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Businesses welcome DRS glass exclusion despite Holyrood outrage

Scottish businesses have welcomed the government’s decision to exclude glass from the UK-wide Deposit Return Scheme, despite an outcry from Holyrood accusing Westminster of “sabotage” and an attempt to “undermine devolution”.

Businesses welcome DRS glass exclusion despite Holyrood outrage

The UK government published a policy statement on the Scottish Deposit Return Scheme (DRS) on Saturday (27 May) after considering Holyrood’s request for an exclusion from the UK Internal Market Act 2020, which would allow Scotland to undertake an entirely separate DRS.

Scotland has been granted a “temporary exclusion” from the UK-wide DRS from its launch in March 2024 up until schemes are implemented across England, Wales and Northern Ireland, at which time it will be required to comply with the UK-wide roll-out.

Glass will no longer be permitted to be included in any DRS across the UK, Westminster concluded in its statement, stating that “the inclusion of glass would add cost and complexity to the schemes in particular to hospitality and retail sectors, as well as adding consumer inconvenience”.

The decision was made to avoid “unnecessary barriers to trade”, the UK government wrote in the policy statement, as separate schemes across Scotland and the rest of the UK would reduce “interoperability” and compatibility, creating major challenges for Scottish producers and retailers.

Scotland’s Retail Consortium warned earlier this month that proposed “unworkable, unsustainable, and undeliverable” amendments to the country’s Deposit Return Scheme (DRS) could lead to supermarkets ending online sales in the country.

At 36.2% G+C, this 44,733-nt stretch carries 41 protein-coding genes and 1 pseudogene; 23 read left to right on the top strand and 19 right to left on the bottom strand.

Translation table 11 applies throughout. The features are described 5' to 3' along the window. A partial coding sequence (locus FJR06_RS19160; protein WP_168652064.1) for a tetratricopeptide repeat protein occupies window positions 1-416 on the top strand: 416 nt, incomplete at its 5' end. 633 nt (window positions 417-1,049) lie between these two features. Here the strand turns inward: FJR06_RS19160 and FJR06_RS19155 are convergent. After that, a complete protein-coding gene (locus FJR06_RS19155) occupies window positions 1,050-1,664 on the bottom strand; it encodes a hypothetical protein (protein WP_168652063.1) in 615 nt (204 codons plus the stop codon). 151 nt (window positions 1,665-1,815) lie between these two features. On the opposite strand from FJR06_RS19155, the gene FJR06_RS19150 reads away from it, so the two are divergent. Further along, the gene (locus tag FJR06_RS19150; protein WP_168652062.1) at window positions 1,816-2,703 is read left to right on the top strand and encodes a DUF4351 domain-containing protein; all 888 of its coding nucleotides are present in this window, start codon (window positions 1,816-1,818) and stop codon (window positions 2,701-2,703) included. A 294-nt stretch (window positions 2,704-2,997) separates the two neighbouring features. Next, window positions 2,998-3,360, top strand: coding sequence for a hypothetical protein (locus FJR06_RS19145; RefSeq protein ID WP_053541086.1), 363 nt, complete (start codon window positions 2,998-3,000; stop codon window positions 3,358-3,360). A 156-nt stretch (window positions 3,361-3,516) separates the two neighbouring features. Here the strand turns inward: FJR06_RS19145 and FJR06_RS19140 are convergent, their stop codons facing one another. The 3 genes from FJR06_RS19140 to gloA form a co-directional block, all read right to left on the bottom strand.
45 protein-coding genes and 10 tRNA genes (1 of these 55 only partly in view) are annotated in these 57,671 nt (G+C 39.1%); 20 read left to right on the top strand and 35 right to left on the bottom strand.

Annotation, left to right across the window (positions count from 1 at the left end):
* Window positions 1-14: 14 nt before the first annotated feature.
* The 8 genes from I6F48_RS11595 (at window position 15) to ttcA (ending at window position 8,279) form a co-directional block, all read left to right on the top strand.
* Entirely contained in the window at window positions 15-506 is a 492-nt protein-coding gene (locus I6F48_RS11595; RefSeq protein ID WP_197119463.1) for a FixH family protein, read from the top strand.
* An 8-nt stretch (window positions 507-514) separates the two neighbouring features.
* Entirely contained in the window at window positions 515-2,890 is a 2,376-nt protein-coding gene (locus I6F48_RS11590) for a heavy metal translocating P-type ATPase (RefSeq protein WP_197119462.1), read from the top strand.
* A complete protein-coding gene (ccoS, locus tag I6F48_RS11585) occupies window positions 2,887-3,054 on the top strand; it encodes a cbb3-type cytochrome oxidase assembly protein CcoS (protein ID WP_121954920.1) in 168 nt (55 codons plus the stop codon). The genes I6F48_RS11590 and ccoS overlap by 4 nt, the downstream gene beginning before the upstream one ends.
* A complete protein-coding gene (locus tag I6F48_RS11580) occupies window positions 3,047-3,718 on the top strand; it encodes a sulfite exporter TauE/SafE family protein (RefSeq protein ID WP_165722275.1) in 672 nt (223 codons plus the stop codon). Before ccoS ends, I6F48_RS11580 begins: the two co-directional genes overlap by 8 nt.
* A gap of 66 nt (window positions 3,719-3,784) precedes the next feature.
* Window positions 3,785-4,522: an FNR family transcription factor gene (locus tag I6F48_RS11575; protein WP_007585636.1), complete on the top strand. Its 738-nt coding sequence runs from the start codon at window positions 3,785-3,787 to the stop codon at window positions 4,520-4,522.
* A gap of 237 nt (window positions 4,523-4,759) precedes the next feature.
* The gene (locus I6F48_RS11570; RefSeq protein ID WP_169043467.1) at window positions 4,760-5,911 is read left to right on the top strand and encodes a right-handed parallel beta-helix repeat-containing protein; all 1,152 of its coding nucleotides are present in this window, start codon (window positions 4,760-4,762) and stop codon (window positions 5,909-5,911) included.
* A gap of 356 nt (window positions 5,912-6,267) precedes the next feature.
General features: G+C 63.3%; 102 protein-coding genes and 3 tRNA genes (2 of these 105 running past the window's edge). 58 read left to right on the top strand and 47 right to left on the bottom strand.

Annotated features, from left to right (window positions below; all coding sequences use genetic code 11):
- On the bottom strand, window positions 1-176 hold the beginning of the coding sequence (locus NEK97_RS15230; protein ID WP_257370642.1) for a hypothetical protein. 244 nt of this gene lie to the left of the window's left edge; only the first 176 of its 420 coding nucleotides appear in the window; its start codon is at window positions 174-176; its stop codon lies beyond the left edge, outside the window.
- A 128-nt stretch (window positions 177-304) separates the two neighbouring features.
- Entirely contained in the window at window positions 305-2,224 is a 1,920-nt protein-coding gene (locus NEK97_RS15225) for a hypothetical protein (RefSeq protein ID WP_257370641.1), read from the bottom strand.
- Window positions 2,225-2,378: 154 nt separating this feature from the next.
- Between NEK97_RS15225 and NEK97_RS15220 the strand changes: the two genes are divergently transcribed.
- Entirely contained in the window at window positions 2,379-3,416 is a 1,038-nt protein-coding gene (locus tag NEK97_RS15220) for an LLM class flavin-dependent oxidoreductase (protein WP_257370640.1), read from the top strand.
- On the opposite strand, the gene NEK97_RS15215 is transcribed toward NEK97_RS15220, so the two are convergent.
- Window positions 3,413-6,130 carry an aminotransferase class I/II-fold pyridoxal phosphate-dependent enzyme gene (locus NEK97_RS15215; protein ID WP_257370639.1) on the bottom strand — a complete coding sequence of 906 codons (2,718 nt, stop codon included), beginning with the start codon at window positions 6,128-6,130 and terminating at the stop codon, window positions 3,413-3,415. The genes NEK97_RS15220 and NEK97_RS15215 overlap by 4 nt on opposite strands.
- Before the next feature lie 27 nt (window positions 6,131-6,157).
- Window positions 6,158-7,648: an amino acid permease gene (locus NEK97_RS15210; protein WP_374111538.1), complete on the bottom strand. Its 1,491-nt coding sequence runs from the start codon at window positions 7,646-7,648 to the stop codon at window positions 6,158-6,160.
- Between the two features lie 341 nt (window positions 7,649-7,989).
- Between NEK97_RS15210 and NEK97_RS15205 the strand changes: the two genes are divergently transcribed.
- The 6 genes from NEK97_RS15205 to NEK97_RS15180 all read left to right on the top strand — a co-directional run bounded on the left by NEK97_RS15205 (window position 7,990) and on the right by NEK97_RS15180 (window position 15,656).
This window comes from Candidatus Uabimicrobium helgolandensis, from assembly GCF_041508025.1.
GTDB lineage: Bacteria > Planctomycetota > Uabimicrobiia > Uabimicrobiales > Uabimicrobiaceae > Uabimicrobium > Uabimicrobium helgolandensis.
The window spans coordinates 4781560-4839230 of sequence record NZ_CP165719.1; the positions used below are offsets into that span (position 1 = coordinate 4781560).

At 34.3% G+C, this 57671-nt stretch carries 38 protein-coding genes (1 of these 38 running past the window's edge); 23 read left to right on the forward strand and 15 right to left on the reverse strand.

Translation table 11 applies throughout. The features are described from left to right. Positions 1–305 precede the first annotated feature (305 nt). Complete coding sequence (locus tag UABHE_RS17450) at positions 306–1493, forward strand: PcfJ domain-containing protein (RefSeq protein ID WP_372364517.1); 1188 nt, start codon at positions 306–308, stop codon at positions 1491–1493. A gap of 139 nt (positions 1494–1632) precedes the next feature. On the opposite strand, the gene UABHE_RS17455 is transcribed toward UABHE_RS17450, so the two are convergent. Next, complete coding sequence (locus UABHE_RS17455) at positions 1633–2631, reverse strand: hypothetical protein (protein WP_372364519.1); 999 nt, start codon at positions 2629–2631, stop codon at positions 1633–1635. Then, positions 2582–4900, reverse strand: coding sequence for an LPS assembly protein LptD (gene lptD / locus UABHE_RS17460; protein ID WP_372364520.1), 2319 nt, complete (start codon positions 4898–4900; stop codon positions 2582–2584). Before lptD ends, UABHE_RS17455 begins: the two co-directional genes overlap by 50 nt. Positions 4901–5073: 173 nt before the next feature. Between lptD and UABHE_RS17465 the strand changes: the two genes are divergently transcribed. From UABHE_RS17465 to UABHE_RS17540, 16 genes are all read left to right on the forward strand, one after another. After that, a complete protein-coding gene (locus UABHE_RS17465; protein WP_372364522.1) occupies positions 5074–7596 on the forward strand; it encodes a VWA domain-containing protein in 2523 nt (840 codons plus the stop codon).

And producers have been vocal about the “chaotic and poorly designed” DRS, under the care of Scottish circular economy minister Lorna Slater.

Humza Yousaf, Scotland’s First Minister, has said it would be a “democratic outrage” for the UK government to only allow DRS to go ahead without glass, and Slater accused the UK government of “sabotage” at the “11th hour”.

However, the trade has welcomed Westminster stepping in to enforce the exclusion of glass. Leon Thompson, UKHospitality Scotland executive director, said of the news: “We have maintained throughout this process that a UK-wide scheme is essential to make the Deposit Return Scheme a success, particularly for businesses.”

A spokesperson from the Scotch Whisky Association spoke to db this morning, describing the new policy as a “welcome compromise to enable a scheme which has been fraught with difficulties to operate in Scotland from March next year”.

They added: “The Scotch Whisky industry has long called for the exclusion of glass from the scheme to better enable it to be successful, in line with the example of other successful international DRS. More fully aligning the scheme with other parts of the UK will reduce cost and complexity for business and consumers.

“We are committed to creating a more circular economy as part of our sustainability objectives, and removing glass from the scheme will enable the Scottish DRS to get on reducing waste and litter, while maintaining the high level of glass recycling and reuse in Scotland.”

However, the friction between the UK government and Holyrood is the latest complication in a process wrought with complications. Thompson added: “Reaching this point, however, is once again indicative of the delays and uncertainty that have become synonymous with the Deposit Return Scheme.

“Hospitality businesses have sunk millions into preparing for a scheme and will likely have to spend more once again to meet new requirements. For the sake of businesses, I hope we get a decision and clarity as soon as possible.”

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